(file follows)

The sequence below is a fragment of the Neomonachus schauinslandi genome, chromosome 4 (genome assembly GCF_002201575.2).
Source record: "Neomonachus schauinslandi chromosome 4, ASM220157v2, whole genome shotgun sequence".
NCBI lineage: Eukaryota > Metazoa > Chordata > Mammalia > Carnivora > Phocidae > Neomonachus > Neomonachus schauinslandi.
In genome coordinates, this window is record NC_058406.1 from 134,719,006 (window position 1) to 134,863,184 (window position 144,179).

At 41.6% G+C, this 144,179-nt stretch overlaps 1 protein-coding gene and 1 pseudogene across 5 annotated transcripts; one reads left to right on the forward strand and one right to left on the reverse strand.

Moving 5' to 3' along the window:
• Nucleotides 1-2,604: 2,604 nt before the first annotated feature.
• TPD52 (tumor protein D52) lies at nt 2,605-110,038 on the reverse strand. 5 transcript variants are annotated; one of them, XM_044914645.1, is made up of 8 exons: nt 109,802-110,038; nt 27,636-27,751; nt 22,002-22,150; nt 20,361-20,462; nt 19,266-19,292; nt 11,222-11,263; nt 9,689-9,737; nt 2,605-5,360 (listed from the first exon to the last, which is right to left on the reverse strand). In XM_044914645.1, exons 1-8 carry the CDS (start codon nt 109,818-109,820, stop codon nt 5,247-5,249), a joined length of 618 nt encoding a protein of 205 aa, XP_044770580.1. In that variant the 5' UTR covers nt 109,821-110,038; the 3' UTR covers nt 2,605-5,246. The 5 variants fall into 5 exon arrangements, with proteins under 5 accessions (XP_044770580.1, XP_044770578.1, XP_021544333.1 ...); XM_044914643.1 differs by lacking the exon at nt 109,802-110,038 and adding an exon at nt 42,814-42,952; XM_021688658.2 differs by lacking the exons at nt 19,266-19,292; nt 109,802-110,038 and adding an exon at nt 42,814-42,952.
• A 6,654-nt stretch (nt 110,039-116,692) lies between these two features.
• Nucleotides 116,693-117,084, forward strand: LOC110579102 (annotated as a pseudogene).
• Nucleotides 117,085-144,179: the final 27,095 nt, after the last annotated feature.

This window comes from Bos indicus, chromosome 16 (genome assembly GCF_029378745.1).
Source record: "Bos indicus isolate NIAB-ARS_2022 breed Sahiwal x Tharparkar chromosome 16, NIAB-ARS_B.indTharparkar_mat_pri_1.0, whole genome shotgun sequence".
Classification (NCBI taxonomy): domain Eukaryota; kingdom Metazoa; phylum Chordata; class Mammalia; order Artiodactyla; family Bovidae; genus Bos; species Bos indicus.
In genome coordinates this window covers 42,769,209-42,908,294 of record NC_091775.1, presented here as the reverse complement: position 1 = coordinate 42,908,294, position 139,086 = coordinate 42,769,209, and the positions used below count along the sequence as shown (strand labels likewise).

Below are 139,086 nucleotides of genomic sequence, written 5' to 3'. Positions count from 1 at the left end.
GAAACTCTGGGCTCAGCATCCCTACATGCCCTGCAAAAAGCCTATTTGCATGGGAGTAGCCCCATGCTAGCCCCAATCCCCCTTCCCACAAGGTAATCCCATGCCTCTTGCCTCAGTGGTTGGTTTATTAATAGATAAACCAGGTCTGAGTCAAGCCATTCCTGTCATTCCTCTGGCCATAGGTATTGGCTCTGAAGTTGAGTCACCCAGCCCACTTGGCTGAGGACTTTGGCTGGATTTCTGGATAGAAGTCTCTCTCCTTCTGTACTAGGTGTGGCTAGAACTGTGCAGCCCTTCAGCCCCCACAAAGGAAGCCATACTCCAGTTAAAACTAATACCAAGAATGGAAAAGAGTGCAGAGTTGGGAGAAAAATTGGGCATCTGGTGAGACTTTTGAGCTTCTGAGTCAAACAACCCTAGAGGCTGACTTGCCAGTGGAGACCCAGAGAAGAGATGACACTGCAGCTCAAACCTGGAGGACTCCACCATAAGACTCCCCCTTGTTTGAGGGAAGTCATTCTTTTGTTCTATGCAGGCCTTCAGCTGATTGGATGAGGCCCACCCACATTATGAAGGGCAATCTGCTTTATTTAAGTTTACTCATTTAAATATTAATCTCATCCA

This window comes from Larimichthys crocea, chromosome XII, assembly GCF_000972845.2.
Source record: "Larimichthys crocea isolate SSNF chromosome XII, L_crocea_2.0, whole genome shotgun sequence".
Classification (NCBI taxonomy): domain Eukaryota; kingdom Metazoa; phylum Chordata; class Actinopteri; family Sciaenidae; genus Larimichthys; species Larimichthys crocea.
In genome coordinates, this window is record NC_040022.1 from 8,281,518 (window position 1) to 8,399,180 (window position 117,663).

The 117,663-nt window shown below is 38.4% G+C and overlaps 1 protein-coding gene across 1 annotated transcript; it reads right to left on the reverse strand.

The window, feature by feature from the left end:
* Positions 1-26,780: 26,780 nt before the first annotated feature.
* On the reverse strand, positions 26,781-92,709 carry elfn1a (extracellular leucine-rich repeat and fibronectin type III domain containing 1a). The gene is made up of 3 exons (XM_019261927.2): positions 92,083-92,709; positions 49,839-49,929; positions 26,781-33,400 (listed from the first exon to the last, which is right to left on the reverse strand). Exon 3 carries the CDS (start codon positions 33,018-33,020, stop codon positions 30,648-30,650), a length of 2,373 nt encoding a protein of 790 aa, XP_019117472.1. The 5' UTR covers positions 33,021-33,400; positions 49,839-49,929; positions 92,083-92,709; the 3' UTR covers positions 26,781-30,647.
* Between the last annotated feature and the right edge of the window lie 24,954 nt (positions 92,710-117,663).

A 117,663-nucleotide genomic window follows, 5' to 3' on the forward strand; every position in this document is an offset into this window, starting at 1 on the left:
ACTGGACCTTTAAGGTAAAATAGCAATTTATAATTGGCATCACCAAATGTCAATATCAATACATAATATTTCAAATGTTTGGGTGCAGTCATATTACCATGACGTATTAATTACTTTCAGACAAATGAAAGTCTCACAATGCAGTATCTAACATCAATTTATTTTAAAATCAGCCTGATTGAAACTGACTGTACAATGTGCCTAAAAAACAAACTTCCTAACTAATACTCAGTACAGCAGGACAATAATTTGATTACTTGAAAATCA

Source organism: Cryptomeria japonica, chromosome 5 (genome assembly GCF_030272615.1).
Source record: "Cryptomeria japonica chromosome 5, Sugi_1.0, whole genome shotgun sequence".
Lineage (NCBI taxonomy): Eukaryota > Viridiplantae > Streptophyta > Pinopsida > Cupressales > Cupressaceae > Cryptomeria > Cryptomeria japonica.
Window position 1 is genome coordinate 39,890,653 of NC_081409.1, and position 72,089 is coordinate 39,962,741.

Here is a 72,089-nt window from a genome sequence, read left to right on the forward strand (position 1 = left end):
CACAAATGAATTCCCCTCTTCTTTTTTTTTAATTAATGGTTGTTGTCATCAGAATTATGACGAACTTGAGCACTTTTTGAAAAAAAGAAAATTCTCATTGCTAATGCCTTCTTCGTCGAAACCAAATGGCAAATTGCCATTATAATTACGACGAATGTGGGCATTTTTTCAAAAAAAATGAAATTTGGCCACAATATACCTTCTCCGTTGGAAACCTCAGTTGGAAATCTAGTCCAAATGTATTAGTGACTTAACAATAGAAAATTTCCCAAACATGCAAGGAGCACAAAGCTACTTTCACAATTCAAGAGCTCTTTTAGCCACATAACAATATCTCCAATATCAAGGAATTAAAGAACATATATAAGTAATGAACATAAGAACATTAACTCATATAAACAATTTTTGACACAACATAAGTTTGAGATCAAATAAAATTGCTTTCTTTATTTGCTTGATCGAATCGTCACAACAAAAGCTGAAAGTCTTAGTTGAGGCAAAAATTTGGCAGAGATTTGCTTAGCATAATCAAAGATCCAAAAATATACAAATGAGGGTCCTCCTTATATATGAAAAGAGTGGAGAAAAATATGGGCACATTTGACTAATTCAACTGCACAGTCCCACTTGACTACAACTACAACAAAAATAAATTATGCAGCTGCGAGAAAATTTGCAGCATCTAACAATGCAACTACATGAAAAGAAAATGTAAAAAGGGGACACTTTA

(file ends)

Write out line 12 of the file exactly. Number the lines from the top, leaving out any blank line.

This window comes from Bos indicus, chromosome 16 (genome assembly GCF_029378745.1).